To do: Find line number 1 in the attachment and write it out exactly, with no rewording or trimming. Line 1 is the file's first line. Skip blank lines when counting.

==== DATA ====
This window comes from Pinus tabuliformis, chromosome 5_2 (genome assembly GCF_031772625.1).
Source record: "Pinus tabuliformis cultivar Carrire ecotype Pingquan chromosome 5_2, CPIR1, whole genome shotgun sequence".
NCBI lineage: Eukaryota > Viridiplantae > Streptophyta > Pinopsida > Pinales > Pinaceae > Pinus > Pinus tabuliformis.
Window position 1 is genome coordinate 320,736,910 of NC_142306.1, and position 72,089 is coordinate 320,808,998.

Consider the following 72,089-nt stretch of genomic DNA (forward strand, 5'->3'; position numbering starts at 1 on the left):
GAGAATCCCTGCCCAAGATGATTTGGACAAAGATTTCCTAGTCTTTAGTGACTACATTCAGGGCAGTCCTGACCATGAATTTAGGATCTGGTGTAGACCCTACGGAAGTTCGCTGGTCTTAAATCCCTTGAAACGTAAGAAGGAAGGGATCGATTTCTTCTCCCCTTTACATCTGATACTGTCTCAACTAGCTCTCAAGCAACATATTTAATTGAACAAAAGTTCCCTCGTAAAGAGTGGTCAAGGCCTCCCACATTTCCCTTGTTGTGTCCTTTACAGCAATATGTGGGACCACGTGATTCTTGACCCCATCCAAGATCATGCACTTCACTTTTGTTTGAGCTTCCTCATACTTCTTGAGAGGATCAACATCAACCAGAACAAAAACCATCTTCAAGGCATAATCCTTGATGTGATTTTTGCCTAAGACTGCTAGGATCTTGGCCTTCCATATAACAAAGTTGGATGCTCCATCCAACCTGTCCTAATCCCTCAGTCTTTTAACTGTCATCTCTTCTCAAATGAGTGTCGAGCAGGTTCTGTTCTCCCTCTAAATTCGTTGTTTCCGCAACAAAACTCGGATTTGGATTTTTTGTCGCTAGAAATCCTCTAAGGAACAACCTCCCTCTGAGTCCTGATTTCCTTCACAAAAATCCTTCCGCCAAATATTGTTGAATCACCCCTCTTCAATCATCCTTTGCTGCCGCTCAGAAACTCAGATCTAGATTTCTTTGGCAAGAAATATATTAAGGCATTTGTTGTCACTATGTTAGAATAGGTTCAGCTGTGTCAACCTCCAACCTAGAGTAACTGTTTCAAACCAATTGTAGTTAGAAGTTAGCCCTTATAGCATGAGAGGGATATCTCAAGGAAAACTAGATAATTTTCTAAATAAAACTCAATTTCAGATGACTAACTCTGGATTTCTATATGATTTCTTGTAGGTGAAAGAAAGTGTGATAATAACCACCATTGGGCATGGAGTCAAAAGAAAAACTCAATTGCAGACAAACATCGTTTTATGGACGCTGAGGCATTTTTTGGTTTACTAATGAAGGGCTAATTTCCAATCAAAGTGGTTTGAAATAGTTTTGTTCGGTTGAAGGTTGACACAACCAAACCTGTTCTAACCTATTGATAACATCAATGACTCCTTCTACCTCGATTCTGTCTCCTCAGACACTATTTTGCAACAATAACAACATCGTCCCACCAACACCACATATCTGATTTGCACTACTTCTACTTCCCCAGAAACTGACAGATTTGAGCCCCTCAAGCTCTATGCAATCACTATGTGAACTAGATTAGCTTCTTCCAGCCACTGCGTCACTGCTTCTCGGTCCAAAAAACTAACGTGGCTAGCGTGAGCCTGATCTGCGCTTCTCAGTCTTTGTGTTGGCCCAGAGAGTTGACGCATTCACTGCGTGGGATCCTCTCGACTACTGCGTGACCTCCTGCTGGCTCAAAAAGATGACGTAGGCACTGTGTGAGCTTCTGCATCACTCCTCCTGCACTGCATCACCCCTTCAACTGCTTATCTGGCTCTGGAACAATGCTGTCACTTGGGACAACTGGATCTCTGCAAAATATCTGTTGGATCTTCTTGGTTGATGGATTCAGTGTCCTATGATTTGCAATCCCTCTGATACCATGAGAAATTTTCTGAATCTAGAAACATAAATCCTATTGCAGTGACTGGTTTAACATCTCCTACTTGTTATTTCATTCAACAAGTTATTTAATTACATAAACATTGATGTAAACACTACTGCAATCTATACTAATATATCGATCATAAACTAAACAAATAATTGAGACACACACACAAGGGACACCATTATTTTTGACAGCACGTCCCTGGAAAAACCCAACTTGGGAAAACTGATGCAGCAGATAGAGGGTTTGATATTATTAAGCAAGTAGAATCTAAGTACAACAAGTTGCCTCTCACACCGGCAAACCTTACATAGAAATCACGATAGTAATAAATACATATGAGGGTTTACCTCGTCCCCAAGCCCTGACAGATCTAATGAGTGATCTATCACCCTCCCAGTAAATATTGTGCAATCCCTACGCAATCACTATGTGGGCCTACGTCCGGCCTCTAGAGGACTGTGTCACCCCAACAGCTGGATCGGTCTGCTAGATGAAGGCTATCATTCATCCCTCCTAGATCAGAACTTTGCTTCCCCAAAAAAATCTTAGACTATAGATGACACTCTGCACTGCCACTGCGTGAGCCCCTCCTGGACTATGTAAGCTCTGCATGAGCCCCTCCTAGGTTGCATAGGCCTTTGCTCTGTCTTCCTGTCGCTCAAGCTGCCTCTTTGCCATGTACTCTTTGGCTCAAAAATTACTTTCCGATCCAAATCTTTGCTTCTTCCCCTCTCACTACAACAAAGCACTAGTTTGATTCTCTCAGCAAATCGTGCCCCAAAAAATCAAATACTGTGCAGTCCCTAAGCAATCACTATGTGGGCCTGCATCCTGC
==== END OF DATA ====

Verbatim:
This window comes from Pinus tabuliformis, chromosome 5_2 (genome assembly GCF_031772625.1).